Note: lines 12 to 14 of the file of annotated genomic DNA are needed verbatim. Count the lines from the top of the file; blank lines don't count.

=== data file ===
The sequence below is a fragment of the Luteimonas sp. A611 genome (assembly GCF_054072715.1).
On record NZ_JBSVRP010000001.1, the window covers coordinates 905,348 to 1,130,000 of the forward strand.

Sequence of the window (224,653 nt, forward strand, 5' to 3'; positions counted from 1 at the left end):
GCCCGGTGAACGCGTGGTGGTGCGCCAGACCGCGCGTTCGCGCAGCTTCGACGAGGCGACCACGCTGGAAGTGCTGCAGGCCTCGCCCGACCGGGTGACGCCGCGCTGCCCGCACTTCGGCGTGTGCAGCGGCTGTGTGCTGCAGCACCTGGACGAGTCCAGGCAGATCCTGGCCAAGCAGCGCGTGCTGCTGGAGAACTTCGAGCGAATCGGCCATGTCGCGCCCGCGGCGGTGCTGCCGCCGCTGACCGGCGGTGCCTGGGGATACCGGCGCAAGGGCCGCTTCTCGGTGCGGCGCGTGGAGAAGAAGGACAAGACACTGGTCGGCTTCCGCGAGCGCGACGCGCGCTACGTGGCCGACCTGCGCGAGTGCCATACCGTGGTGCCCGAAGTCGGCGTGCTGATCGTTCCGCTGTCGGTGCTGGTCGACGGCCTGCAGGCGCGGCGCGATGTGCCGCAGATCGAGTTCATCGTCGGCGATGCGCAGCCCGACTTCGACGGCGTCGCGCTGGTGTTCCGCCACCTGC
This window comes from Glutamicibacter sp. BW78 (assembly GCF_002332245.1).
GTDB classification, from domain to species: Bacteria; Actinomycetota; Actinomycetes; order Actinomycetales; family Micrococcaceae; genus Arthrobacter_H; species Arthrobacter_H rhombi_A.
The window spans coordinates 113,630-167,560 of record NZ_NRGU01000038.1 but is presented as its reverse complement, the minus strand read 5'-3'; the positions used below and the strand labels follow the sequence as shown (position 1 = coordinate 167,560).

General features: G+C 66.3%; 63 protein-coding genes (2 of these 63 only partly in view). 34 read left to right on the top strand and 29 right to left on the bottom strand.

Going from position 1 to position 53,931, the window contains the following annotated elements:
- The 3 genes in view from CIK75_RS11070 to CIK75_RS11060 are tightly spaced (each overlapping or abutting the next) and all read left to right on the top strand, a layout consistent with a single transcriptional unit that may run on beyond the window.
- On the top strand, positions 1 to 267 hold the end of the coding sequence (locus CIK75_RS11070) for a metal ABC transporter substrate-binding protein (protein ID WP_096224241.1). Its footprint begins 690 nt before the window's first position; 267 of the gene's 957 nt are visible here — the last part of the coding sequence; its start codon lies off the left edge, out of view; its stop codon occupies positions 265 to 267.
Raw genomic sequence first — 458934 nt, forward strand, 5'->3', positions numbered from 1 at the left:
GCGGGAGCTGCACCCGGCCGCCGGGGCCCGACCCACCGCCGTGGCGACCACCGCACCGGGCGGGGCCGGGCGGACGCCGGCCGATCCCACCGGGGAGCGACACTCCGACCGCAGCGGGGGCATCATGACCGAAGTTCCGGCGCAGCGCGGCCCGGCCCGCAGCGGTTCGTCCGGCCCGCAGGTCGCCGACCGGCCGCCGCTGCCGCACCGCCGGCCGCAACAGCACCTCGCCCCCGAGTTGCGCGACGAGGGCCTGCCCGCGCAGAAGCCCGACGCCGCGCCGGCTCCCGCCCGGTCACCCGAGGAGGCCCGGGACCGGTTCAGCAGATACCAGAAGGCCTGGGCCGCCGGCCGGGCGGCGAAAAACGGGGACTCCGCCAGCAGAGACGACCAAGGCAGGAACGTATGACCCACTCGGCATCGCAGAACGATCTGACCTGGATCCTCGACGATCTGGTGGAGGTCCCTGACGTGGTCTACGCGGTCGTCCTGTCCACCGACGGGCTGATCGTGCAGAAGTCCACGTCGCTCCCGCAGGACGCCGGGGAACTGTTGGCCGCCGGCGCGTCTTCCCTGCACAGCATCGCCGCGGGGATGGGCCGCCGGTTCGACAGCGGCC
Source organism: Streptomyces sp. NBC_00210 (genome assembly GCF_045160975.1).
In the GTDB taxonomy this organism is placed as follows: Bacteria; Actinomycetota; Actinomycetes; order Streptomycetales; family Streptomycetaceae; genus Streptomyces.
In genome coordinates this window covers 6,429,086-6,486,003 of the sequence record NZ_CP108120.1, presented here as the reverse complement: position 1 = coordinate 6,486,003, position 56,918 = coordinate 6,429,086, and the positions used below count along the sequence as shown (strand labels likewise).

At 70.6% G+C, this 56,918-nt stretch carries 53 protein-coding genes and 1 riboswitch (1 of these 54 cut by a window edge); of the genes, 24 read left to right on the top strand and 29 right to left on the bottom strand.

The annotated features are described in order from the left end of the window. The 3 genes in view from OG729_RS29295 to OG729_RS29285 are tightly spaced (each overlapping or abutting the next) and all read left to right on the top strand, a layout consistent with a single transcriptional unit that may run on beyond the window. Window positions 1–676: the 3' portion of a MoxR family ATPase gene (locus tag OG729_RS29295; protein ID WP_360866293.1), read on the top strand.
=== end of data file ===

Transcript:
Raw genomic sequence first — 458934 nt, forward strand, 5'->3', positions numbered from 1 at the left:
GCGGGAGCTGCACCCGGCCGCCGGGGCCCGACCCACCGCCGTGGCGACCACCGCACCGGGCGGGGCCGGGCGGACGCCGGCCGATCCCACCGGGGAGCGACACTCCGACCGCAGCGGGGGCATCATGACCGAAGTTCCGGCGCAGCGCGGCCCGGCCCGCAGCGGTTCGTCCGGCCCGCAGGTCGCCGACCGGCCGCCGCTGCCGCACCGCCGGCCGCAACAGCACCTCGCCCCCGAGTTGCGCGACGAGGGCCTGCCCGCGCAGAAGCCCGACGCCGCGCCGGCTCCCGCCCGGTCACCCGAGGAGGCCCGGGACCGGTTCAGCAGATACCAGAAGGCCTGGGCCGCCGGCCGGGCGGCGAAAAACGGGGACTCCGCCAGCAGAGACGACCAAGGCAGGAACGTATGACCCACTCGGCATCGCAGAACGATCTGACCTGGATCCTCGACGATCTGGTGGAGGTCCCTGACGTGGTCTACGCGGTCGTCCTGTCCACCGACGGGCTGATCGTGCAGAAGTCCACGTCGCTCCCGCAGGACGCCGGGGAACTGTTGGCCGCCGGCGCGTCTTCCCTGCACAGCATCGCCGCGGGGATGGGCCGCCGGTTCGACAGCGGCC
Source organism: Streptomyces sp. NBC_00210 (genome assembly GCF_045160975.1).